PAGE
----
“Izaia Perese would have been back after beating, what, five people to set that try up [and] wondering ‘what the hell’s going on?’ That should have been a try.

“Yet, they’re giving him high-fives and giving him bum-pats when he’s running back.

“He should have been led out to the car park and put in a car and sent home.”

Dylan Pietsch and Max Jorgensen look dejected after going down to the Melbourne Rebels at Allianz Stadium on March 29 in Sydney. (Photo by Matt King/Getty Images)

After three late team withdrawals, the blown chance set the tone for the disappointing result.

They weren’t helped by being on the end of a 18-4 penalty count during a match where there was 37 turnovers.

Hoiles, who featured prominently in the Waratahs’ only Super Rugby success in 2014 under Cheika after previously playing at the club in between a stint at the Brumbies, said the moment highlighted the lack of smarts in Australian rugby currently.

“I’ve coached ‘Peachie’ and I’ve watched him… He’s got so much confidence and ability, but he’s just got to slow down at times because he made the initial break,” Hoiles said.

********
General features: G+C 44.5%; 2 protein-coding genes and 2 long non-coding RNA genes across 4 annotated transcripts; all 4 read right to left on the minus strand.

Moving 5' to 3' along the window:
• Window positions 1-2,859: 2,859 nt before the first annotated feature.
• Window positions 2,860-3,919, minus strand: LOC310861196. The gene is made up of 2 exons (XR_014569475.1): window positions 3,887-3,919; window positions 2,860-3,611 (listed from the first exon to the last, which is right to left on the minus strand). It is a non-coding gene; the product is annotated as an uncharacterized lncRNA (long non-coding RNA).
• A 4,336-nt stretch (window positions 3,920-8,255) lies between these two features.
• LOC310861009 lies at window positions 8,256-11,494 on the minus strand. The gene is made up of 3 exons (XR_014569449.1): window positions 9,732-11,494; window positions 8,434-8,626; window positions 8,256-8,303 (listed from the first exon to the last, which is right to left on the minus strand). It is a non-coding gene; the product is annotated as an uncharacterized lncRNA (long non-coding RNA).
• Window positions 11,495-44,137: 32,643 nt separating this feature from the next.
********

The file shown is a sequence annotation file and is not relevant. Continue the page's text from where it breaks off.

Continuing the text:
“One of the challenges I had when I was coaching was he wants to go to fifth gear all the time and sometimes you’re better off when you’re that fast.  

“You [Shepherd] in fourth gear would make a better decision.

“Finishers like that, you don’t always have to be flying down the sideline. He did the hard work, he made the break and then it was about slow down and finish it and give it to someone else, but you can’t do that when you’re running ten metres a second.  It’s not easy to make an accurate decision and an accurate pass.”

Hoiles said the fear of failure at the Waratahs was once again hurting the franchise.